"Jean" (song) (1969), by Rod McKuen
Jean Grey, a Marvel Comics character
Jean Valjean, fictional character in novel Les Misrables and its adaptations
Jean Seberg a 1983 musical by Marvin Hamlisch
Jean, fictional planet in webcomic Freefall
Jean Pierre Polnareff, a fictional character from JoJo's Bizarre Adventure
JEAN (programming language)
Jean, Nevada, a town
USS Jean (ID-1308), American cargo ship c. 1918
Sternwheeler Jean, a paddleboat of the Willamette River, listed on the U.S. National Register of Historic Places
The song became a success; it was one of the best-selling singles of 1983 and is one of the best-selling singles worldwide. The song topped both the US and UK charts simultaneously. It also topped the charts of Switzerland and reached the top ten in Austria, Italy, New Zealand, Norway and Sweden. "Billie Jean" was certified platinum by the Recording Industry Association of America (RIAA) in 1989. Rolling Stone magazine placed the song in the 58th spot on its list of The 500 Greatest Songs of All Time.
Awarded numerous honorsincluding two Grammy Awards, one American Music Award, and an induction into the Music Video Producers Hall of Famethe song and corresponding music video helped propel Thriller to the status of best-selling album of all time. The song was promoted with a short film that broke down MTV's racial barrier as the first video by a black artist to be aired in heavy rotation. Also, Jackson's Emmy-nominated performance on Motown 25: Yesterday, Today, Forever, in which Jackson premiered his "moonwalk", helped to popularize the song. It was additionally promoted through Jackson's Pepsi commercials. Covered by modern artists, "Billie Jean" sealed Jackson's status as an international pop icon.
Jackson stated several times that "Billie Jean" was based on the groupies he and his brothers encountered while part of The Jackson 5. "Billie Jean is kind of anonymous. It represents a lot of girls. They used to call them groupies in the '60s." He added: "They would hang around backstage doors, and any band that would come to town they would have a relationship with, and I think I wrote this out of experience with my brothers when I was little. There were a lot of Billie Jeans out there. Every girl claimed that their son was related to one of my brothers." The reason for this was due to the fame of the Jackson 5, and wanting to have their money in order to have a way of living.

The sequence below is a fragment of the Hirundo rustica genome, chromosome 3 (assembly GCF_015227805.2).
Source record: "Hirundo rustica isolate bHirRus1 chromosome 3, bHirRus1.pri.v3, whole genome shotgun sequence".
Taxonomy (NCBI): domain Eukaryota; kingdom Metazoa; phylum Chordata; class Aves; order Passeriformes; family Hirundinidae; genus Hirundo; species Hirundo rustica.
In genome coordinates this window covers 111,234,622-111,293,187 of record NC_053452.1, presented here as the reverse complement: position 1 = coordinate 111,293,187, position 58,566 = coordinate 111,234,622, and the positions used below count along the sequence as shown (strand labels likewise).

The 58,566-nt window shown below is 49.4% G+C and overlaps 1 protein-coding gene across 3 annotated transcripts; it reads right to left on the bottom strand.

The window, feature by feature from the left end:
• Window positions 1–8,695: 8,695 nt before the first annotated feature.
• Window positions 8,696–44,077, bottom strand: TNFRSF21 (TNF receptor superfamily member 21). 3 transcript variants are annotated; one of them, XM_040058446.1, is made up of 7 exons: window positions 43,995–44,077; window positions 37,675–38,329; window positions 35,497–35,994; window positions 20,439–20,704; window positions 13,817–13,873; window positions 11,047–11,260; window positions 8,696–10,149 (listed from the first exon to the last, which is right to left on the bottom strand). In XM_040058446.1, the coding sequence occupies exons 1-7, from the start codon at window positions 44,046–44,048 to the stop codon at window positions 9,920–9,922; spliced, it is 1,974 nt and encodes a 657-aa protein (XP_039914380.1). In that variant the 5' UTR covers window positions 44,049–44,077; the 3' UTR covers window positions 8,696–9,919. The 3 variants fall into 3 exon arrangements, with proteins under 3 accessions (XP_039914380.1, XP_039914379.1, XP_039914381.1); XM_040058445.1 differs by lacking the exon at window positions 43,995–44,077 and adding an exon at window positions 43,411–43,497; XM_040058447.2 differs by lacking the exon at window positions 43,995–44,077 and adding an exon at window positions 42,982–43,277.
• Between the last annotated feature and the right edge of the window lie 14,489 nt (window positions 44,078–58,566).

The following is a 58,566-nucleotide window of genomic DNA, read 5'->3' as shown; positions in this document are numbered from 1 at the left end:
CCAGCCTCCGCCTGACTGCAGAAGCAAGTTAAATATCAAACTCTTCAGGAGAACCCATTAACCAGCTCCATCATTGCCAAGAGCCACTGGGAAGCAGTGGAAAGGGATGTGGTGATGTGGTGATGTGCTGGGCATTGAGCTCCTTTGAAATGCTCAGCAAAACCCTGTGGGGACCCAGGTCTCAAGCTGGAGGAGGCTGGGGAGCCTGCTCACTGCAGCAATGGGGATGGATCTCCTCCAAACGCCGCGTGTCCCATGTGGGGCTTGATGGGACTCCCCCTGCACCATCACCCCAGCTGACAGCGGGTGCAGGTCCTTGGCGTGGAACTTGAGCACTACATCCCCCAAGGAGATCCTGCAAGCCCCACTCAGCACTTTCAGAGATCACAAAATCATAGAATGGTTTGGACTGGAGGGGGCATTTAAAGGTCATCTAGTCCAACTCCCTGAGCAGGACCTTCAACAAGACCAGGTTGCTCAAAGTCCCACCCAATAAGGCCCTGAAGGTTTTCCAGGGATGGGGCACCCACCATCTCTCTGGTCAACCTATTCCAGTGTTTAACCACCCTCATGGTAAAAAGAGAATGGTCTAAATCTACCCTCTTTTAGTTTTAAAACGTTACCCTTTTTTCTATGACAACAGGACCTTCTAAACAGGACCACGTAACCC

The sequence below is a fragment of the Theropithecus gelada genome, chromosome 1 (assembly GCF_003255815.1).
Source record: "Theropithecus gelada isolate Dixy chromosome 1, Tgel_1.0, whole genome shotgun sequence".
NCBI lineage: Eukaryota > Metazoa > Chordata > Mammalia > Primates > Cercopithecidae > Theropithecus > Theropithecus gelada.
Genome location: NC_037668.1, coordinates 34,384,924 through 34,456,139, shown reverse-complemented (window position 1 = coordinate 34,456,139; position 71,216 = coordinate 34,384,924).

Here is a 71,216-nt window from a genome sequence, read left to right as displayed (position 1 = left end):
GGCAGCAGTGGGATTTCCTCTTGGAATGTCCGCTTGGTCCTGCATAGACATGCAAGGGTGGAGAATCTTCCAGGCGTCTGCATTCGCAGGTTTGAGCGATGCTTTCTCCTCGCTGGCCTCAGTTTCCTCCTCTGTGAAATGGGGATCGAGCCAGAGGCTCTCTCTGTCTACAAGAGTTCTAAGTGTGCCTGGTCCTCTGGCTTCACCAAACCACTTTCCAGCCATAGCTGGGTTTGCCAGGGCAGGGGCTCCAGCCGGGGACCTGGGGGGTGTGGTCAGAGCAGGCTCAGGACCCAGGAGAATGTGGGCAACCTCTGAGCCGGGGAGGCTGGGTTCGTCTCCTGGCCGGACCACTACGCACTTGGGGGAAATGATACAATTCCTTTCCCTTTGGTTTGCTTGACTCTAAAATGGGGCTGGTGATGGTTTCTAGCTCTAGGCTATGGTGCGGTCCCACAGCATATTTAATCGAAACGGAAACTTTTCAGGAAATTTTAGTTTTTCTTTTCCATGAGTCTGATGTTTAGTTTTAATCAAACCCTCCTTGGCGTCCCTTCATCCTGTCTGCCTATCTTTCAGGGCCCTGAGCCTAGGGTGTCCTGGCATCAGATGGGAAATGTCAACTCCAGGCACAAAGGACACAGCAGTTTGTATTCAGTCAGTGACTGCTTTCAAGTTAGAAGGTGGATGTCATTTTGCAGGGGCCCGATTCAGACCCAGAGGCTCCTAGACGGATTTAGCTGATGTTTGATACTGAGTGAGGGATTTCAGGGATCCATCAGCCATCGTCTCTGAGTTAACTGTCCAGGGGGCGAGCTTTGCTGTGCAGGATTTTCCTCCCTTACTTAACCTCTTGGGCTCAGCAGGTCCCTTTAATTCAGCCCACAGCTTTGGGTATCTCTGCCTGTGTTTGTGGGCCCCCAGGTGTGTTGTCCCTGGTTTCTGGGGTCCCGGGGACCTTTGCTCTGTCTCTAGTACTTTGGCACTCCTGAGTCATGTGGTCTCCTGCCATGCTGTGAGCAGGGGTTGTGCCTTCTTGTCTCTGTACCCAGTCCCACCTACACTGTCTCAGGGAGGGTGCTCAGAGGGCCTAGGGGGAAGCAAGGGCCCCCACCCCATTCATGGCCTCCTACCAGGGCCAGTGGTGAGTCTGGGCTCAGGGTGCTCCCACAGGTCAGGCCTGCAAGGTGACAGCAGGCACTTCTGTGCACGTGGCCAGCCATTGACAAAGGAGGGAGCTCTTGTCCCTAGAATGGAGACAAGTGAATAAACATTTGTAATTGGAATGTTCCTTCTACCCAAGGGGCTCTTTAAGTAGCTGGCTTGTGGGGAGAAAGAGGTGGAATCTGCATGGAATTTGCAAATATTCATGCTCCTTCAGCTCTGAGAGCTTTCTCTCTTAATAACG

Jackson's biographer J. Randy Taraborrelli promoted the theory that "Billie Jean" was derived from a real life experience the singer faced in 1981. The Magic & The Madness documents how a young woman wrote Jackson a letter, which informed the singer that he was the father of one of her twins. Jackson, who regularly received letters of this kind, had never met the woman in question and ignored it. The woman, however, continued to send Jackson more letters, which stated that she loved him and wanted to be with him. She wrote of how happy they would be if they raised the child together. She pondered how Jackson could ignore his own flesh and blood. The letters disturbed the singer to the extent that he suffered nightmares.
Following the letters, Jackson received a parcel containing a photograph of the fan, as well as a letter and a gun. Jackson was horrified; the letter asked that the pop singer kill himself on a certain day and at a specific time. The fan would do the same once she had killed their baby. She wrote that if they could not be together in this life, then they would be in the next. To his mother's dismay, Jackson had the photograph of the woman framed and hung above the dining room table of their family home. Afterwards, the Jacksons discovered that the fan had been sent to a psychiatric hospital.